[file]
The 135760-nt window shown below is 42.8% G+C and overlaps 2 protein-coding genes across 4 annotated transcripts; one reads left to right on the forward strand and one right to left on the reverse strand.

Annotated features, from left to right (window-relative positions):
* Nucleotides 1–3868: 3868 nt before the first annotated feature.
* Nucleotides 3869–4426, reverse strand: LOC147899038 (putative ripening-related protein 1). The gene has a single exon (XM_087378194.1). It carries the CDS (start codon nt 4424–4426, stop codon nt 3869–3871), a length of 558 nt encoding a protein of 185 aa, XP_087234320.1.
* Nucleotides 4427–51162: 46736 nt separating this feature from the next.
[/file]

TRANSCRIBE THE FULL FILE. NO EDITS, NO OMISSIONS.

The 135760-nt window shown below is 42.8% G+C and overlaps 2 protein-coding genes across 4 annotated transcripts; one reads left to right on the forward strand and one right to left on the reverse strand.

Annotated features, from left to right (window-relative positions):
* Nucleotides 1–3868: 3868 nt before the first annotated feature.
* Nucleotides 3869–4426, reverse strand: LOC147899038 (putative ripening-related protein 1). The gene has a single exon (XM_087378194.1). It carries the CDS (start codon nt 4424–4426, stop codon nt 3869–3871), a length of 558 nt encoding a protein of 185 aa, XP_087234320.1.
* Nucleotides 4427–51162: 46736 nt separating this feature from the next.